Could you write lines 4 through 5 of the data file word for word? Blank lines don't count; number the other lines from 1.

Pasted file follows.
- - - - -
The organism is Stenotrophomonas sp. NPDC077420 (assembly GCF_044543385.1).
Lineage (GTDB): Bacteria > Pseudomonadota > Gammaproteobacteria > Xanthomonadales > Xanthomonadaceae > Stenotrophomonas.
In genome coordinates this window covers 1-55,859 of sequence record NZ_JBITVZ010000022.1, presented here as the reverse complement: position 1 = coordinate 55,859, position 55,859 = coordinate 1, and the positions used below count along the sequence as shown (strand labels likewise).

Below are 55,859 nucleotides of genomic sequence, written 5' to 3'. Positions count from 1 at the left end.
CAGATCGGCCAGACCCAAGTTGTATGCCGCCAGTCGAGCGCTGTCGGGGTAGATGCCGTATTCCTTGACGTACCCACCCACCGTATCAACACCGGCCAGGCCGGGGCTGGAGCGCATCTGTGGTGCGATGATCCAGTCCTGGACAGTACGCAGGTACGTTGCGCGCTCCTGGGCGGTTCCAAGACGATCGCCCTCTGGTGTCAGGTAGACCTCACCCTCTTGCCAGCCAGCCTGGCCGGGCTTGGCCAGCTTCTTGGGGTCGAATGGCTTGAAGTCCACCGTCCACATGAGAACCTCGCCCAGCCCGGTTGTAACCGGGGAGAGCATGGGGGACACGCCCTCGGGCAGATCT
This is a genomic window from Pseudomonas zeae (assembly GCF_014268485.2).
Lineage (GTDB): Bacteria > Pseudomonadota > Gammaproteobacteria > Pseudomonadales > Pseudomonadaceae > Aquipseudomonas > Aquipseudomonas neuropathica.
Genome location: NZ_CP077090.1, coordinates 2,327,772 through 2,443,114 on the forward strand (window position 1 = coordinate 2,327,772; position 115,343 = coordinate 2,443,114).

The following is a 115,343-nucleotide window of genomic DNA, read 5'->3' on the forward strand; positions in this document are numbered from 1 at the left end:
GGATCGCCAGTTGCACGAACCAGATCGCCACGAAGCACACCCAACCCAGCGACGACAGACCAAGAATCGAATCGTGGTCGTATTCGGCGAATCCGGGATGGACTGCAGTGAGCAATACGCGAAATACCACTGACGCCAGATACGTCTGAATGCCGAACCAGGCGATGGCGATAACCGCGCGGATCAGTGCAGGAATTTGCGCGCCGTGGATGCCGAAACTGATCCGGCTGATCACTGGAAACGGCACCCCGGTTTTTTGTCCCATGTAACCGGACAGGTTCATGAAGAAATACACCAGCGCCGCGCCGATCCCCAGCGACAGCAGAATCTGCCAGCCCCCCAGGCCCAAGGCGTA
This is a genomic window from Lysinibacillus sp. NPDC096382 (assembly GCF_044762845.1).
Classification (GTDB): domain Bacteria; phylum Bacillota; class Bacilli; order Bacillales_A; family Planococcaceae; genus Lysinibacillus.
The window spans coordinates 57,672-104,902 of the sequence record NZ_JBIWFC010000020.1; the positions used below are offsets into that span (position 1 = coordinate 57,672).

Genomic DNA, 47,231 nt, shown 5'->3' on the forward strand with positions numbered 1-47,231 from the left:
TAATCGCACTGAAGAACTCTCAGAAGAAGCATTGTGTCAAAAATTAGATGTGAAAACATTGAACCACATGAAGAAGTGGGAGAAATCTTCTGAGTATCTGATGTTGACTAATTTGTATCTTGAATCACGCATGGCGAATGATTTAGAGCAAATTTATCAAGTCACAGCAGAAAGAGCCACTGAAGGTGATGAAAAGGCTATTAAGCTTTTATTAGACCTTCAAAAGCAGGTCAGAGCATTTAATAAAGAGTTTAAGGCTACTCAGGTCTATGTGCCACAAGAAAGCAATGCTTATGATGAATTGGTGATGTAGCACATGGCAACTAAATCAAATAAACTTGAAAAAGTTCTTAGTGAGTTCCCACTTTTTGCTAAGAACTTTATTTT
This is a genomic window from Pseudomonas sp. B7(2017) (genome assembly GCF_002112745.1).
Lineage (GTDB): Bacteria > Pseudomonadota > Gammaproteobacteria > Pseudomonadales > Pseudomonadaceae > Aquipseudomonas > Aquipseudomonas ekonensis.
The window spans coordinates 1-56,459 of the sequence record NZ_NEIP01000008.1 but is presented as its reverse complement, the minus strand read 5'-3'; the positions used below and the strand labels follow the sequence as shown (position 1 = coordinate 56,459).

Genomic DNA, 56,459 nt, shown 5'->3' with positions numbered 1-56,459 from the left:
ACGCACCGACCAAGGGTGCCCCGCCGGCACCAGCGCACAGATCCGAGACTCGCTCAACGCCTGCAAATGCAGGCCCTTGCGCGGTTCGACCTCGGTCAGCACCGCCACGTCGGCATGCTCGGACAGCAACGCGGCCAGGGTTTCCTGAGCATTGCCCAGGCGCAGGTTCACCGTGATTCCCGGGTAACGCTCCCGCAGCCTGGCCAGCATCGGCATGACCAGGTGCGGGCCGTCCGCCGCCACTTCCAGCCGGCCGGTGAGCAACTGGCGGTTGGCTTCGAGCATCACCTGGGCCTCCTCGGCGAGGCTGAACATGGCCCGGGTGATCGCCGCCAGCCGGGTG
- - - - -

Below are 55,859 nucleotides of genomic sequence, written 5' to 3'. Positions count from 1 at the left end.
CAGATCGGCCAGACCCAAGTTGTATGCCGCCAGTCGAGCGCTGTCGGGGTAGATGCCGTATTCCTTGACGTACCCACCCACCGTATCAACACCGGCCAGGCCGGGGCTGGAGCGCATCTGTGGTGCGATGATCCAGTCCTGGACAGTACGCAGGTACGTTGCGCGCTCCTGGGCGGTTCCAAGACGATCGCCCTCTGGTGTCAGGTAGACCTCACCCTCTTGCCAGCCAGCCTGGCCGGGCTTGGCCAGCTTCTTGGGGTCGAATGGCTTGAAGTCCACCGTCCACATGAGAACCTCGCCCAGCCCGGTTGTAACCGGGGAGAGCATGGGGGACACGCCCTCGGGCAGATCT